How Do You Season a Cast Iron Wok Without An Oven?

There are several methods for seasoning a wok. The methods are largely dependent on personal preference. Usually, the oven method is preferred because it’s the simplest way. However, the salt method and the stovetop method are just as easy and will season the wok more thoroughly. By using the stovetop method or the salt method, you can actually watch the process happen and you will have more control over the finished product.

As mentioned above, you can season your wok with a high smoke point oil. You can also season the wok with salt and add the oil once it’s cooled. Using the oven method is a “set it and forget it” method. While the alternative methods require more attention, they generally produce better results.

How Do You Use a Cast Iron Wok For The First Time?

After the initial seasoning of the wok, it is time to put it to the test. If the wok is properly seasoned, it will have a noticeably different color. A brand new wok will be slightly silver. The more a wok is seasoned, the darker it becomes. This doesn’t mean the wok is scorched. The dark color ensures that the wok is non-stick, it will add flavor depth to the food, and the wok is properly protected.
Acidic foods can be cooked in a well-seasoned wok. You can even poach eggs and boil water in a well-seasoned wok. However, you should avoid these cooking techniques with a newly seasoned wok. Although the wok is seasoned, it will not have enough coats of seasoning to provide surefire results immediately.

The first time you cook in a wok, you should cook food that requires oil. Cooking with oil also seasons the wok, and the more you fry with it, the more layers of seasoning the wok will acquire. After the initial seasoning, fatty foods or fried foods should be cooked three or four times before any other cooking methods are used. At this point, the wok will have a darker patina, which means that it is perfectly seasoned.

Do You Have To Season The Wok Every Time You Use It?

It is recommended to season a wok after every use for at least one to two years. The initial seasoning will leave a copper color to the wok which means it is seasoned. A fully seasoned wok is a deep black color. The goal in seasoning a wok is to produce this color. This time frame is general, as it depends on how much you use the wok, and how many times you cook fatty foods or fry in it.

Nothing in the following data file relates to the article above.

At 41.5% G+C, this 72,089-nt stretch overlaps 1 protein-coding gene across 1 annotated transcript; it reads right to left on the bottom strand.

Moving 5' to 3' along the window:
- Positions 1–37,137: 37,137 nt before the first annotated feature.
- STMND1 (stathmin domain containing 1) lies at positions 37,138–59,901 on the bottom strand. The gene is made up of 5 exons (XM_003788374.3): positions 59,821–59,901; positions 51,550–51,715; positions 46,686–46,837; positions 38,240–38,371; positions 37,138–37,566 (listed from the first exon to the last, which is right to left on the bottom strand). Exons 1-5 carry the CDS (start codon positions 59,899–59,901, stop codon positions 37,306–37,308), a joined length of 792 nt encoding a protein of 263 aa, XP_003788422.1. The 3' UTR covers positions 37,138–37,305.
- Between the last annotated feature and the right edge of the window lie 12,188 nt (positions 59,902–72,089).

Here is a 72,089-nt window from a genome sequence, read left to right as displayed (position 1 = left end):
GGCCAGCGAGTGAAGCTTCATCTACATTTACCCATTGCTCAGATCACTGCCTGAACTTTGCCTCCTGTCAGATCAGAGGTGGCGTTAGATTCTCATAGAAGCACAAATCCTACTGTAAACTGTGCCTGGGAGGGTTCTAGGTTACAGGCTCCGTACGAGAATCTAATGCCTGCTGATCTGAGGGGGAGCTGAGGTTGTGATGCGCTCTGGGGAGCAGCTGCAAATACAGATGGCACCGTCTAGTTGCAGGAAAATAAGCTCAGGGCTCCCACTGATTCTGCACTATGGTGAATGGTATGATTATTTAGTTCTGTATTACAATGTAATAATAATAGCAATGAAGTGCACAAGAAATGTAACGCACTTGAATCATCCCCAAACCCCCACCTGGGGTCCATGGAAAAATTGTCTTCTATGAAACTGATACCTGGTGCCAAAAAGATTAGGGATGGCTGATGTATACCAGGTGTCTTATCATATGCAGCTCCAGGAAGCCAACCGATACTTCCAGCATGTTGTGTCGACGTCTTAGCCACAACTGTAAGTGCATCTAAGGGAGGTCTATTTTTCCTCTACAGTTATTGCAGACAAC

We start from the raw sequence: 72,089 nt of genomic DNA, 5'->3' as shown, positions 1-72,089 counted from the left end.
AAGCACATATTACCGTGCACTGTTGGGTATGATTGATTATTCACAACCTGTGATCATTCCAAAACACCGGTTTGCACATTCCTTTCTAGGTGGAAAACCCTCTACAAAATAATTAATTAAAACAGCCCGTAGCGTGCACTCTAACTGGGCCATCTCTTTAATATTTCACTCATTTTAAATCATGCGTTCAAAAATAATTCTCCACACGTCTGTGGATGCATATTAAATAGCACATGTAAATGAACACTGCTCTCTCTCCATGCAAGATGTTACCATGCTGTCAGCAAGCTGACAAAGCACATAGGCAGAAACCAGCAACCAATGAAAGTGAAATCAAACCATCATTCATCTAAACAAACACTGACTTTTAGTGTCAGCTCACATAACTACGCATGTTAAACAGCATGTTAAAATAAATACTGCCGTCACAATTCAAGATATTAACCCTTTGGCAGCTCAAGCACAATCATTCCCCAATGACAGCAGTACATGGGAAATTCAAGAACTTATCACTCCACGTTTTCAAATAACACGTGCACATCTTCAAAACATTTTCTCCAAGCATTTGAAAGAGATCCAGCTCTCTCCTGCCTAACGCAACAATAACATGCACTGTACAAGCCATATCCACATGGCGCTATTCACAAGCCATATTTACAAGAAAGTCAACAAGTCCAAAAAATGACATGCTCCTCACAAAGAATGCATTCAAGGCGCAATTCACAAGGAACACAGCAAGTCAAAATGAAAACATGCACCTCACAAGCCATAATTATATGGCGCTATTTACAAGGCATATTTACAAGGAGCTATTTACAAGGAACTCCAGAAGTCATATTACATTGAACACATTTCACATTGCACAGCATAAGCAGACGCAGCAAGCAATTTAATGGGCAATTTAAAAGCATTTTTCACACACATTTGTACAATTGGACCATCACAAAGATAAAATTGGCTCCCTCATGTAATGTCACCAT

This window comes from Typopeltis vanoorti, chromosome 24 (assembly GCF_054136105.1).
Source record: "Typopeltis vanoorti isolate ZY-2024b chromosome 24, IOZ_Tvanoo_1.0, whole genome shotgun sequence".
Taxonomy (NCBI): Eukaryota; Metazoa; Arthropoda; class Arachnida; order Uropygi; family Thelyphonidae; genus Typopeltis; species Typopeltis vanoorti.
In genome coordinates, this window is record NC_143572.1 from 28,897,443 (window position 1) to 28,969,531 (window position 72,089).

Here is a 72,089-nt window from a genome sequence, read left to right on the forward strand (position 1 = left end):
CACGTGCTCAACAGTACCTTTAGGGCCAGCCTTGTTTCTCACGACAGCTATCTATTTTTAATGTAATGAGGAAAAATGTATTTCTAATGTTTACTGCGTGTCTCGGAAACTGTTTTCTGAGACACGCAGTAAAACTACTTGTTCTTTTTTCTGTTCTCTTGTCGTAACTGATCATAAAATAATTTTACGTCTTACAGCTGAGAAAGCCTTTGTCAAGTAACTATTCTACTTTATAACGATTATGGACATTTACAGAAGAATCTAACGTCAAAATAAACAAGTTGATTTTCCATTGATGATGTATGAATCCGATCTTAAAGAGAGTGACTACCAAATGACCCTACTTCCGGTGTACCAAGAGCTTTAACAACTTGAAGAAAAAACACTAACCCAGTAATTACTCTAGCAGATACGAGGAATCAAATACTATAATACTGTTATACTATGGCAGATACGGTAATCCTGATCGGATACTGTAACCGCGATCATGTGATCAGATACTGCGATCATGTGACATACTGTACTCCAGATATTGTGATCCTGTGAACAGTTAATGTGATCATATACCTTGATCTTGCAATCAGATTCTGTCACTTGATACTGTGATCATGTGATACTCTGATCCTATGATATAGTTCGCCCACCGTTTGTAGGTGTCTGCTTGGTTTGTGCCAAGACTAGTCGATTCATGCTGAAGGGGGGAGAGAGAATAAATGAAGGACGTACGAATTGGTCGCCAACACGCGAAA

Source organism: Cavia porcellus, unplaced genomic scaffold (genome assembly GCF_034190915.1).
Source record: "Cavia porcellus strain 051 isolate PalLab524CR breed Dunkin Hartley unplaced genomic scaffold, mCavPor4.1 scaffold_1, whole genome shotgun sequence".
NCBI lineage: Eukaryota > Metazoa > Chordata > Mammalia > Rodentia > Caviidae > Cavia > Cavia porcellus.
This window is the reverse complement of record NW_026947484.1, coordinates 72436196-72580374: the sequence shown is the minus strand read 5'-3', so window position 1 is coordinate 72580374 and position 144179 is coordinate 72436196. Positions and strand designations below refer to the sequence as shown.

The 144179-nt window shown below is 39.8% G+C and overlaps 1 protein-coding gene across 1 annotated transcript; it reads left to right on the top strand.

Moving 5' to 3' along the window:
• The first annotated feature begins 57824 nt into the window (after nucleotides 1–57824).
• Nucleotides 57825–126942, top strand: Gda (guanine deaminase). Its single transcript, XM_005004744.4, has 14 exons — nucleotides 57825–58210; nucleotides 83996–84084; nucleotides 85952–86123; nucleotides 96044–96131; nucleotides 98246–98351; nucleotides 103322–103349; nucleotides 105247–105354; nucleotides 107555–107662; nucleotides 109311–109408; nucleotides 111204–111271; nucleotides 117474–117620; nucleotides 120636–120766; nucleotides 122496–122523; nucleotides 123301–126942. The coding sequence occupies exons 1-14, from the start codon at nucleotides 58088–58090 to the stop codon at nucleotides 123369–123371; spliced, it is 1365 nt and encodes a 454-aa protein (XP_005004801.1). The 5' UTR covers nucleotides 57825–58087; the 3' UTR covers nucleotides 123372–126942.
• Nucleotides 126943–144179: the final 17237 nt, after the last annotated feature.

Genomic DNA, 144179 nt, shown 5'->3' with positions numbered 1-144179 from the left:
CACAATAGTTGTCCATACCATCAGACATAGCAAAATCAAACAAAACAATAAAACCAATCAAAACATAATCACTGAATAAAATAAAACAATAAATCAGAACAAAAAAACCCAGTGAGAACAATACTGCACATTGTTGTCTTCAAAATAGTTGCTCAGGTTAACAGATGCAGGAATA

After the initial seasoning, a wok needs to be seasoned after every use until this deep black color is achieved. Cooking with fatty foods or frying foods in the wok will also season the wok. After the color is achieved, so long as the wok is properly maintained, it doesn’t need to be seasoned after every use. The exception to this is if rust appears or if food has been burnt onto the interior of the wok.

If rust appears in the wok, it has been exposed to moisture. This usually means the wok was put up wet. If this occurs, you can scrub the rust off with steel wool. Whenever rust is scrubbed off, the seasoning is removed as well. If rust needs to be scrubbed off, it is best to scour the whole interior of the wok and reseason it. That way, the seasoning will remain even throughout the interior.
The same rule applies to burnt-on food. If steel wool or hard scrubbing is required to remove food particles, the seasoning will rub off as well. If only a portion of the wok is scrubbed in this way, that one spot will have less seasoning than the rest of the wok. If this is required, make sure to scrub the entire surface and start the process over. It may be heartbreaking, but the wok will have even seasoning and no hotspots.

What Is The Best Oil To Season A Wok With?

The best oil to season a wok with is any oil with a high smoke point. The smoke point of an oil is when the oil starts to smoke. At this point, the oil breaks down and leaves off-putting flavors in the wok. Since a wok requires high heat and time to season, a high smoke point oil is recommended. Simply put, a high smoke point oil means that the oil takes longer to smoke.

Soybean oil is the best as it has a smoke point of 450℉. Grapeseed oil has a smoke point of 420℉. Avocado oil and peanut oil are also good choices. These oils are best for their smoke points. The next step is based on personal preference. The oils not only season the wok, but also infuse flavor into the food being cooked in the wok.

Whenever a wok is seasoned, ginger, garlic, and onions can be added to enhance the seasoned flavor of the wok. The great thing about cast iron is that flavor can be added and flavor can be taken away from the seasoning process. If an unwanted oil is used, or an unwanted garnish, simply scrub the seasoning off and start over. Seasoning a cast iron wok is straightforward and flavorful. The best thing to do is experiment with different combinations and choose the one you prefer.